Mm, good point. I was trying to cover that option with different, but not obviously better or worse. But I agree with you that even if two options are truly equal in value, it's unfair if you personally are stuck with the option that doesn't suit you. On this basis, I think even highly sexist societies can be miserable places for some men, the ones who don't fit well into a male role, even if that role gives them objective advantages.
Thinking about some points raised in some of the comments, I believe the following:
1. It is manifestly not fair for anyone to expect someone in a paid job to work far more than the hours for which they are theoretically paid, on the understanding that there will be someone else there (who is not being paid) to look after that person. There are ways round it - I know a married couple who are both researchers and take turns being in the office and looking after their three children, taking full advantage of the flexibility to work at home - but if the underlying situation were not unfair, there wouldn't have to be workarounds to make it fair.
2. But on the other hand, if someone chooses to make a career of looking after their family, they shouldn't be looked down on for doing so... and I think this can happen sometimes. It is absolutely not something anyone should be forced into, but if they do it voluntarily, then it is a great gift to their family and to society, and they should receive - at the very least - enormous respect. This applies just as much to men as to women.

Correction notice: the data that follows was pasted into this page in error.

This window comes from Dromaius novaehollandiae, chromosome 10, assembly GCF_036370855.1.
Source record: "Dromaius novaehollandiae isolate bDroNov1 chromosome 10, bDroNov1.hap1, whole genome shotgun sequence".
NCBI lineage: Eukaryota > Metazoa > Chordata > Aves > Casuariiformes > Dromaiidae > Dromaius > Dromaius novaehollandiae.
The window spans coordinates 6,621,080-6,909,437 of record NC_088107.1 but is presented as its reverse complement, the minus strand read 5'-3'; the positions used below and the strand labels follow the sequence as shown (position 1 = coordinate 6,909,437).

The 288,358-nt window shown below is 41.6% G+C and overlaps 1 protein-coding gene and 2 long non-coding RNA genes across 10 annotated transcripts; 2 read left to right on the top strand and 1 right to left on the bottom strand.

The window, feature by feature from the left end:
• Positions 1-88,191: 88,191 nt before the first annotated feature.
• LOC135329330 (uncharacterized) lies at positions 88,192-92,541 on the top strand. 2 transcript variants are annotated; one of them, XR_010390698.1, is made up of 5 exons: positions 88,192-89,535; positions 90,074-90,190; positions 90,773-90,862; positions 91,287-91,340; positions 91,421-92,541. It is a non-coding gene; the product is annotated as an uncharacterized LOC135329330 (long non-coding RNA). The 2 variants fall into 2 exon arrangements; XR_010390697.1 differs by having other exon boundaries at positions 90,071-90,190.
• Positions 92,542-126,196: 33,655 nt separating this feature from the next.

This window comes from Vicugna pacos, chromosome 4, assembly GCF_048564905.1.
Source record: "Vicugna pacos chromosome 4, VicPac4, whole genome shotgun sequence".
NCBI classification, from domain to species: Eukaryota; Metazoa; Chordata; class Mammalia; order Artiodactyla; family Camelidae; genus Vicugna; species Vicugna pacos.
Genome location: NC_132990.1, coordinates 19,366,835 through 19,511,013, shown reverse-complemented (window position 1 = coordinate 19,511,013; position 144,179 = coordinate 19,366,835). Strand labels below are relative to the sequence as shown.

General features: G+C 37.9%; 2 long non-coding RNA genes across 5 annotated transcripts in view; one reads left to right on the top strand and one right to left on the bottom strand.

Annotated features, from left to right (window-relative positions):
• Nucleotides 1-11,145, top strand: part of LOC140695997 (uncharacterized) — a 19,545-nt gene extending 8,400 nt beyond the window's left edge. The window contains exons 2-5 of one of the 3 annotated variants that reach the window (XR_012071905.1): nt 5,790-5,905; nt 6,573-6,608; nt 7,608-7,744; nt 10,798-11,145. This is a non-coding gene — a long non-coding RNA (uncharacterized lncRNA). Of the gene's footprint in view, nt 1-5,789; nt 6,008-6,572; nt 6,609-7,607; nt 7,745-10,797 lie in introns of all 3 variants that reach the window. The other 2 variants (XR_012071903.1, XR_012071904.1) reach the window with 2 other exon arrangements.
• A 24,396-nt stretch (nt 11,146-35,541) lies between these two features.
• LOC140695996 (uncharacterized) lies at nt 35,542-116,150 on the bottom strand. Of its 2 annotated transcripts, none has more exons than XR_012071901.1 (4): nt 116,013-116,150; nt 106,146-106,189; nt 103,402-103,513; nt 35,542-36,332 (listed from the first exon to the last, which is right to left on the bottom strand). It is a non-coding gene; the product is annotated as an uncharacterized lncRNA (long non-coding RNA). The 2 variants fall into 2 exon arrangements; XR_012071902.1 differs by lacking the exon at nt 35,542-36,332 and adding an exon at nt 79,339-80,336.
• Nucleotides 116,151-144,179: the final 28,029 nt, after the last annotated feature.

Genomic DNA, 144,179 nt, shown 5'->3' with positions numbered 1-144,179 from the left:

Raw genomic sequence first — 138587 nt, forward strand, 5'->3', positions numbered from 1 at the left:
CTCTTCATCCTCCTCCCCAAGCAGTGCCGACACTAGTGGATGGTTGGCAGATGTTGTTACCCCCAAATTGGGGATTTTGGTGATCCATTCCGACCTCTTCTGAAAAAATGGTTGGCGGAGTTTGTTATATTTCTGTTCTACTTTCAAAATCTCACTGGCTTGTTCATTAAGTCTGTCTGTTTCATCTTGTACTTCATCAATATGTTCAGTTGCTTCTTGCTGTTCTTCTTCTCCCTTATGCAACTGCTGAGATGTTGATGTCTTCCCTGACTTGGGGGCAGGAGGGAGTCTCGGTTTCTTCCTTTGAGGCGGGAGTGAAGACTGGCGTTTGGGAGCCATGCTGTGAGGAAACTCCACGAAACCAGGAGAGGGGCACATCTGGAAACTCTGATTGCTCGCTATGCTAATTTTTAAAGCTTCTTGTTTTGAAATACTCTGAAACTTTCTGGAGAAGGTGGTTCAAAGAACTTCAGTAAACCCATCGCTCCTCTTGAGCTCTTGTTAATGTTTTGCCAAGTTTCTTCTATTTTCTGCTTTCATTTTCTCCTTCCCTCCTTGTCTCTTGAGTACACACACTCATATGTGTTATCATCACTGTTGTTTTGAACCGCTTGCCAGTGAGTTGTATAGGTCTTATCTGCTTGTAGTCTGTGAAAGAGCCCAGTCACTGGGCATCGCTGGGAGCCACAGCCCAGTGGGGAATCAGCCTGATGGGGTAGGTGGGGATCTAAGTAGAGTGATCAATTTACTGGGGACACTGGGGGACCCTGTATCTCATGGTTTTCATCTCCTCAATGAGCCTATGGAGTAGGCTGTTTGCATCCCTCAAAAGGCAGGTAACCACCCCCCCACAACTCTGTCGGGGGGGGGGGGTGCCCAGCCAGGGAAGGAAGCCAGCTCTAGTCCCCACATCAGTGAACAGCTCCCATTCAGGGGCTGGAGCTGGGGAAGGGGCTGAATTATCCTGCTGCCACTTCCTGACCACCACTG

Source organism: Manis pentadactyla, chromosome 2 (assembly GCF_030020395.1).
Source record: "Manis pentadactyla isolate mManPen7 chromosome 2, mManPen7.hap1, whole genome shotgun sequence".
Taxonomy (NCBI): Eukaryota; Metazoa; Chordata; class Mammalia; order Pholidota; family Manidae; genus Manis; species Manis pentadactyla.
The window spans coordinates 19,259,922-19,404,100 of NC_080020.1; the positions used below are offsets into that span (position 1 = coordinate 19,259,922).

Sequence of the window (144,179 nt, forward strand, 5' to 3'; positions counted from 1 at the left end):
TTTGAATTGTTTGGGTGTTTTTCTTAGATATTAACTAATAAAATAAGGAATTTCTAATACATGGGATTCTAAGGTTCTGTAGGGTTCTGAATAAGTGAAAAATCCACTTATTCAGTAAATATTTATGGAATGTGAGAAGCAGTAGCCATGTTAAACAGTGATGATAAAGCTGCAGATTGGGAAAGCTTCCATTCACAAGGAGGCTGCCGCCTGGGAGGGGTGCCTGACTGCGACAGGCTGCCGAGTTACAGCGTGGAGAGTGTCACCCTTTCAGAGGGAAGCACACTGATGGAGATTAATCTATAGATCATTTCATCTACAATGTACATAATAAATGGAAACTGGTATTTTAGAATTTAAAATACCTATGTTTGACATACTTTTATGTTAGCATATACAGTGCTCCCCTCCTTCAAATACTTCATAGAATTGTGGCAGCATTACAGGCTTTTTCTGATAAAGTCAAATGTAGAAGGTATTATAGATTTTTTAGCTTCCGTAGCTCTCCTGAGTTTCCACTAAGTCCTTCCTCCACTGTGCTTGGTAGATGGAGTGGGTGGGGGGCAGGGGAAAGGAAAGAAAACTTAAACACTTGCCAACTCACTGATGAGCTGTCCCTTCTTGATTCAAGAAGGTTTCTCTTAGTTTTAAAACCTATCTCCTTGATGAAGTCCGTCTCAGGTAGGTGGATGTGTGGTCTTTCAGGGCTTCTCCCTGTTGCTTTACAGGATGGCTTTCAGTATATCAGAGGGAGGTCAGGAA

Given the right person (and the right person only), I would personally be quite happy to give up my current job in order to look after him. This is not a fashionable attitude. However, it doesn't mean that I am somehow reactionary, or anti-feminist, or think that all women ought to be prepared to act in the same way. It simply means that that is what I would be comfortable with, with a side order of lack of job satisfaction at the moment. If I were at home looking after a husband, I'd have time to a) be more creative (I get hardly any writing done at the moment) and b) do a bit of voluntary work, which wouldn't pay but would be far more satisfying.
I can't really indicate what I actually think with the poll, and some of my answers might be marginally surprising considering my history.
Still, despite the extensive amount of discussion I've had with people of all gender variations I believe that many stereotypes hold and that there are, on average, differences between 'men' and 'women'. The cause of this is not especially relevant in the short to medium term.
As a general principle I dislike the binary gender that society tries to enforce and believe a whole lot of people would be less unhappy with their gender or sex if they only realised how much variance there is with happy, well adjusted cisgender (same gender as the sex you were born) people.
It's therefore reasonable to try and treat men and women according to some of the (less offensive) stereotypes, then adjust to the individual person. My perception is that despite the stereotype there are still many exceptions to the rule, and also that people who do follow the stereotype not infrequently preferred to be treated stereotypically rather than being exposed to different treatment and therefore theoretically having to examine their own gender role.
I'm not entirely certain if my own personal life is particularly affected by my sex (there are advantages/disadvantages for both in my social situation), overall in general society I expect it probably is.